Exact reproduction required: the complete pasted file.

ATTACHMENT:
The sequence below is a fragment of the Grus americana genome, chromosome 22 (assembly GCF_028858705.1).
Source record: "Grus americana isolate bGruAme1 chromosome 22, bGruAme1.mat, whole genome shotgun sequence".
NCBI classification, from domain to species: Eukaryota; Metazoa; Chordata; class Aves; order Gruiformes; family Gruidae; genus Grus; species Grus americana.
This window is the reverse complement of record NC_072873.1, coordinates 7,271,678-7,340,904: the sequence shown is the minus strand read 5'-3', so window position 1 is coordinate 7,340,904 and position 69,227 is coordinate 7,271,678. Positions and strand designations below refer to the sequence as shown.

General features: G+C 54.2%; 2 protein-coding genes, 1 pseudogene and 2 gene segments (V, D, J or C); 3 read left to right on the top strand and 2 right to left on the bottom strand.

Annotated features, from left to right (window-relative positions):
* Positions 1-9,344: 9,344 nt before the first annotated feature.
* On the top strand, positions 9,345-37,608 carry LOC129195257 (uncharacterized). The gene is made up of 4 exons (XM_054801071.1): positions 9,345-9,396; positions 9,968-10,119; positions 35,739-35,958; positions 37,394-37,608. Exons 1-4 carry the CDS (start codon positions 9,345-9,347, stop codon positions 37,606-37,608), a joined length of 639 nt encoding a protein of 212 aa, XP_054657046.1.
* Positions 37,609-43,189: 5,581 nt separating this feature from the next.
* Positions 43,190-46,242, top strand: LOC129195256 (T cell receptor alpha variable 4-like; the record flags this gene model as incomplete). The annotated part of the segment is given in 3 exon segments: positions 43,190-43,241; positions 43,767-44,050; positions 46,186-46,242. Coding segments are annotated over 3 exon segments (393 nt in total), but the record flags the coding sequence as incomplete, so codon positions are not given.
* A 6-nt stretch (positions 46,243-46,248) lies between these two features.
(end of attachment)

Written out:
The sequence below is a fragment of the Grus americana genome, chromosome 22 (assembly GCF_028858705.1).
Source record: "Grus americana isolate bGruAme1 chromosome 22, bGruAme1.mat, whole genome shotgun sequence".
NCBI classification, from domain to species: Eukaryota; Metazoa; Chordata; class Aves; order Gruiformes; family Gruidae; genus Grus; species Grus americana.
This window is the reverse complement of record NC_072873.1, coordinates 7,271,678-7,340,904: the sequence shown is the minus strand read 5'-3', so window position 1 is coordinate 7,340,904 and position 69,227 is coordinate 7,271,678. Positions and strand designations below refer to the sequence as shown.

General features: G+C 54.2%; 2 protein-coding genes, 1 pseudogene and 2 gene segments (V, D, J or C); 3 read left to right on the top strand and 2 right to left on the bottom strand.

Annotated features, from left to right (window-relative positions):
* Positions 1-9,344: 9,344 nt before the first annotated feature.
* On the top strand, positions 9,345-37,608 carry LOC129195257 (uncharacterized). The gene is made up of 4 exons (XM_054801071.1): positions 9,345-9,396; positions 9,968-10,119; positions 35,739-35,958; positions 37,394-37,608. Exons 1-4 carry the CDS (start codon positions 9,345-9,347, stop codon positions 37,606-37,608), a joined length of 639 nt encoding a protein of 212 aa, XP_054657046.1.
* Positions 37,609-43,189: 5,581 nt separating this feature from the next.
* Positions 43,190-46,242, top strand: LOC129195256 (T cell receptor alpha variable 4-like; the record flags this gene model as incomplete). The annotated part of the segment is given in 3 exon segments: positions 43,190-43,241; positions 43,767-44,050; positions 46,186-46,242. Coding segments are annotated over 3 exon segments (393 nt in total), but the record flags the coding sequence as incomplete, so codon positions are not given.
* A 6-nt stretch (positions 46,243-46,248) lies between these two features.